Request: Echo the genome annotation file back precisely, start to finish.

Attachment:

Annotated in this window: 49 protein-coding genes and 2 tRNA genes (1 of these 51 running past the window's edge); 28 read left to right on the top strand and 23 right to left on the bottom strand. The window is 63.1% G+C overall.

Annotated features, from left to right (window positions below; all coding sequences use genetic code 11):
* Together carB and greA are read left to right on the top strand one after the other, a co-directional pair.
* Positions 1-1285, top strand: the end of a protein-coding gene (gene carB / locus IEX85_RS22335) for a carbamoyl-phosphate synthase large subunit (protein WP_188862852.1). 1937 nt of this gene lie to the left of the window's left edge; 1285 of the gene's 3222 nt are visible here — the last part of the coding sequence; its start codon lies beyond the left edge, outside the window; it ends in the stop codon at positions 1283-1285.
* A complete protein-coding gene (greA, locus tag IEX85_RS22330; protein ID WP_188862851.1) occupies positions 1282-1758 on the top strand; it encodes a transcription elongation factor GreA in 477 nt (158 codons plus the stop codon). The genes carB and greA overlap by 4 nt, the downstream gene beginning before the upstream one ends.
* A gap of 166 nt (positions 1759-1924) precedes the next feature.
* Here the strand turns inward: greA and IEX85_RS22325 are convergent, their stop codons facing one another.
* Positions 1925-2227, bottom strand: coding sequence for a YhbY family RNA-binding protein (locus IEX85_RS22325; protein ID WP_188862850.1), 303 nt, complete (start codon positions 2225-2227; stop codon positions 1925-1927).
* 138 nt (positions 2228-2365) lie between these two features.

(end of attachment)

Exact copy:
Annotated in this window: 49 protein-coding genes and 2 tRNA genes (1 of these 51 running past the window's edge); 28 read left to right on the top strand and 23 right to left on the bottom strand. The window is 63.1% G+C overall.

Annotated features, from left to right (window positions below; all coding sequences use genetic code 11):
* Together carB and greA are read left to right on the top strand one after the other, a co-directional pair.
* Positions 1-1285, top strand: the end of a protein-coding gene (gene carB / locus IEX85_RS22335) for a carbamoyl-phosphate synthase large subunit (protein WP_188862852.1). 1937 nt of this gene lie to the left of the window's left edge; 1285 of the gene's 3222 nt are visible here — the last part of the coding sequence; its start codon lies beyond the left edge, outside the window; it ends in the stop codon at positions 1283-1285.
* A complete protein-coding gene (greA, locus tag IEX85_RS22330; protein ID WP_188862851.1) occupies positions 1282-1758 on the top strand; it encodes a transcription elongation factor GreA in 477 nt (158 codons plus the stop codon). The genes carB and greA overlap by 4 nt, the downstream gene beginning before the upstream one ends.
* A gap of 166 nt (positions 1759-1924) precedes the next feature.
* Here the strand turns inward: greA and IEX85_RS22325 are convergent, their stop codons facing one another.
* Positions 1925-2227, bottom strand: coding sequence for a YhbY family RNA-binding protein (locus IEX85_RS22325; protein ID WP_188862850.1), 303 nt, complete (start codon positions 2225-2227; stop codon positions 1925-1927).
* 138 nt (positions 2228-2365) lie between these two features.